Clean water is crucial for human survival and health. For thousands of years, many civilizations have risen and fallen on the ability to secure sources of water and use them to their advantage. To this day, there are parts of the world that have low water security and have to rely on water that may be contaminated with pathogens, chemicals or both. There are two major ways to produce water that is fit for human consumption. The first is to extract it from the environment, such as drawing it from wells, storing and using rainwater, or by directly treating seawater to remove the salt. The second, which is becoming more and more common as population growth increases and the amount of readily available surface water decreases, is by recycling the wastewater that we produce in the course of our everyday lives, both through filtration and through more advanced techniques like electrocoagulation.
(Re)cycles of History
Water recycling has a history that parallels the growth of large cities, and started with the introduction of mass sewerage in the mid-19th century, following the development of indoor plumbing. What is now called primary treatment of sewage was developed at the time and involved draining it to a lagoon and separating out the solids to be disposed of separately. However, this process still left problems with odours, until it was found at the end of the 19th century that introducing oxygen into the decomposing sewage reduced them significantly. This breakthrough was the beginning of the biological aerobic and anaerobic treatments (secondary treatment) that are fundamental in modern wastewater processing.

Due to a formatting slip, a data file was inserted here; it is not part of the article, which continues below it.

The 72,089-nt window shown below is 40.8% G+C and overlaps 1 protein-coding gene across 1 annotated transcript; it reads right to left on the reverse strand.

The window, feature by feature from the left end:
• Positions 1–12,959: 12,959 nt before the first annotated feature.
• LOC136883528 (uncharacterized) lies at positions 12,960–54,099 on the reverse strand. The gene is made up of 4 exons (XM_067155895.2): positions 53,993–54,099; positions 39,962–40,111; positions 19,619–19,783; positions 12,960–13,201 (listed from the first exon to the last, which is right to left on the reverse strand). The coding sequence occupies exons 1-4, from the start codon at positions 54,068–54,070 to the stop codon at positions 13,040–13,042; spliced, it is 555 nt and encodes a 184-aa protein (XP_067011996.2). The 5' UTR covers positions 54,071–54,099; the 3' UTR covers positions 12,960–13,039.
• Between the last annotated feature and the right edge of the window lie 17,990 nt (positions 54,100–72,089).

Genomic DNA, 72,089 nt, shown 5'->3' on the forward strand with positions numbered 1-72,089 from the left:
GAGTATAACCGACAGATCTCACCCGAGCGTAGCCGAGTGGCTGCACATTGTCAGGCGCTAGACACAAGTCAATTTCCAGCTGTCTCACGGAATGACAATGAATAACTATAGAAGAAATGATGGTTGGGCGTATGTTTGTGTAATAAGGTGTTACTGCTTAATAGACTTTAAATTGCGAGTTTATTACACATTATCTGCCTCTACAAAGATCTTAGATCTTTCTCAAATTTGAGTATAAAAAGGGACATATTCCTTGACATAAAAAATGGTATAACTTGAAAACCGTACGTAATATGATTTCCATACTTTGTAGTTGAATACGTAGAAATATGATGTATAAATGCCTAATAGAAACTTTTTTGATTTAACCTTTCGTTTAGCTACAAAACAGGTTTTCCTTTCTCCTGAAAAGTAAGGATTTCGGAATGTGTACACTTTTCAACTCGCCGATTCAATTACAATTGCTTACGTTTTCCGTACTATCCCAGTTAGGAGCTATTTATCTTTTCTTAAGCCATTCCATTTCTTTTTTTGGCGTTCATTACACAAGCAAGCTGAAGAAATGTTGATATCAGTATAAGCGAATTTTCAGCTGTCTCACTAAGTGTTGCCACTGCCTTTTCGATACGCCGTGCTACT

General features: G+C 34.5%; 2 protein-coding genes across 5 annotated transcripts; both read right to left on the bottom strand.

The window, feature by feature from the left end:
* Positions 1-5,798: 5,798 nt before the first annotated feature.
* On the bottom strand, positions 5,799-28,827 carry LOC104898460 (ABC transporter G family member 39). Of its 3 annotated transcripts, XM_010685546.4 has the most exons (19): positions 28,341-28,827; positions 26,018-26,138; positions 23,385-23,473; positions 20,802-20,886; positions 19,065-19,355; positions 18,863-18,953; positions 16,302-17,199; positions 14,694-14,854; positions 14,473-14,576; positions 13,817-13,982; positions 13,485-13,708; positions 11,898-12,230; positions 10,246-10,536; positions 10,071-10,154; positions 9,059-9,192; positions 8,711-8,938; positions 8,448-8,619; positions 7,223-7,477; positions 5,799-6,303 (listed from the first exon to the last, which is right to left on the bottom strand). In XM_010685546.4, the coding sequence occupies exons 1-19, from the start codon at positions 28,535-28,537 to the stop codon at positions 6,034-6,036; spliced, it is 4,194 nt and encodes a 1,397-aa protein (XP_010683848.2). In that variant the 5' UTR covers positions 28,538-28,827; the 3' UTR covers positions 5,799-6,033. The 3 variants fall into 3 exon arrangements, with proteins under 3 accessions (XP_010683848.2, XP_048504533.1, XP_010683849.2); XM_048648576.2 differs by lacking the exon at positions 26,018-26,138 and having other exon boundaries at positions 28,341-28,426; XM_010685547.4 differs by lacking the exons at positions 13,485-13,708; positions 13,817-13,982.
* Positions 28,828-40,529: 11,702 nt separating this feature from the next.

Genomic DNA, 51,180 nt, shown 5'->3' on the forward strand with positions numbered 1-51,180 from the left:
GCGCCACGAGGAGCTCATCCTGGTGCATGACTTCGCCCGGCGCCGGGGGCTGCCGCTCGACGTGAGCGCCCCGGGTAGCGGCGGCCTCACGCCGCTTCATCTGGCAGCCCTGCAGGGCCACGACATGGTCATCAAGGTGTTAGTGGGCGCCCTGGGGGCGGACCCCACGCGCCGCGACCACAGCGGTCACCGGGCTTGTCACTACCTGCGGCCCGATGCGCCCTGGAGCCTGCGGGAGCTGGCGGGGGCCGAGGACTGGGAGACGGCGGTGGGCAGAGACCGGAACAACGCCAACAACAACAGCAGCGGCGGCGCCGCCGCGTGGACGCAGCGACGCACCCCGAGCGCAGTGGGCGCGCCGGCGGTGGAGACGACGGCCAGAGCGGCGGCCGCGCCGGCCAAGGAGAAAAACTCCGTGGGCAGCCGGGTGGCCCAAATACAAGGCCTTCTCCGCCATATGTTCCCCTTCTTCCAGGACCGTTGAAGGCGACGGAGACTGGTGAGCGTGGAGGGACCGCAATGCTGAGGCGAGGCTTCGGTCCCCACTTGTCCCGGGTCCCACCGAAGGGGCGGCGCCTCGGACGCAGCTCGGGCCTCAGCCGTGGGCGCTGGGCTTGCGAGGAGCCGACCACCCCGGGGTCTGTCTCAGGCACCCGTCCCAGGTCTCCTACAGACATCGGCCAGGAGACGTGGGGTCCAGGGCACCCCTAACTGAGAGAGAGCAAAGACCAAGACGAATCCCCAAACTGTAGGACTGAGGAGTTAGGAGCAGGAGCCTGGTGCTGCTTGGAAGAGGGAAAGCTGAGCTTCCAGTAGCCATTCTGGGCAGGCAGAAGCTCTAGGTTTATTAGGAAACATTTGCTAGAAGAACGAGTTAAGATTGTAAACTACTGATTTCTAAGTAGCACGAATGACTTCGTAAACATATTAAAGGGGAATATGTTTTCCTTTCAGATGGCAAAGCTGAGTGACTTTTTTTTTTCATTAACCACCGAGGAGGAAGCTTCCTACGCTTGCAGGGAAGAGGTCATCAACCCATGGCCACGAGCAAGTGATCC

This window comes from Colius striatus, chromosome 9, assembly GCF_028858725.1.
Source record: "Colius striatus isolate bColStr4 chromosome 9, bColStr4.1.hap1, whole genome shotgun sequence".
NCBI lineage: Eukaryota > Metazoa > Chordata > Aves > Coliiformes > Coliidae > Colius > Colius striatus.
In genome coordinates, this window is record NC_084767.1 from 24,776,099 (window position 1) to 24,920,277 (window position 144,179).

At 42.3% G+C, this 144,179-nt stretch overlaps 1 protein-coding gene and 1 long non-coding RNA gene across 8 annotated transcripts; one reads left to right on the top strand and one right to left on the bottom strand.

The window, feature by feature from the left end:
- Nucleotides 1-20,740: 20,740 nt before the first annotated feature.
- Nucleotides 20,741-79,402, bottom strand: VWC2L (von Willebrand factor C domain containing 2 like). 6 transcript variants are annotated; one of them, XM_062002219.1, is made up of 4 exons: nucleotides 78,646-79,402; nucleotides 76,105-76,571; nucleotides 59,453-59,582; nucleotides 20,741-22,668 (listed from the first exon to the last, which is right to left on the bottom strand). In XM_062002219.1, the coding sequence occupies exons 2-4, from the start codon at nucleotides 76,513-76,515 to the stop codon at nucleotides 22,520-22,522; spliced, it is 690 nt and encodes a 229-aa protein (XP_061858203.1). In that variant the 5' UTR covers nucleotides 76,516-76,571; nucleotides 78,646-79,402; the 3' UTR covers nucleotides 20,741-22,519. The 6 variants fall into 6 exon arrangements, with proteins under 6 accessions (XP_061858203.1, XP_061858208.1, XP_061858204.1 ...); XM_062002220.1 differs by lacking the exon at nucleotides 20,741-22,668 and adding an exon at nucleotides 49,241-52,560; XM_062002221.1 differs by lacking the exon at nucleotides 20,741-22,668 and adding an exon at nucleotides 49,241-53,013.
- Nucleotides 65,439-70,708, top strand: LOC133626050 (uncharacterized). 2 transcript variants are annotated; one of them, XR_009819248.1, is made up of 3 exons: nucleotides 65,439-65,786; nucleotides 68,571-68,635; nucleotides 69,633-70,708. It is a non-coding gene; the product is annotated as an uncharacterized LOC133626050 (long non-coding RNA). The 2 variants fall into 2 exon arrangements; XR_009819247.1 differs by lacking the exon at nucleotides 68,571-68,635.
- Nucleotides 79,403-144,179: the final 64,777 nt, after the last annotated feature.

By the early 20th century, the amount of human and industrial liquid waste that required treatment had grown exponentially. Such waste was normally piped directly into rivers and oceans, causing various environmental problems. As a result, the first large-scale water waste treatment plans began to be built by the 1930s in industrialized nations around the world, but it was not until mid to late in the century that laws began to be passed mandating the treatment of such water up to certain regulatory standards. Currently, after primary and secondary treatment, oxidation and/or chlorination are used to increase water quality in modern treatment plants.
This Bit’s Mostly Filter
A key component of wastewater treatment is filtration, used to separate solids (also known as sludge) from liquid waste. Various types of filters exist, and have differing success rates depending on the materials used. For example, ceramic filters are often used in developing countries as they are very cost-effective, remove the majority of pathogens and can improve water quality by 60–70%. However, these filters are not adequate in the treatment of wastewater, which often contains not only larger pathogens but also toxic chemicals that can slip through the filter pores.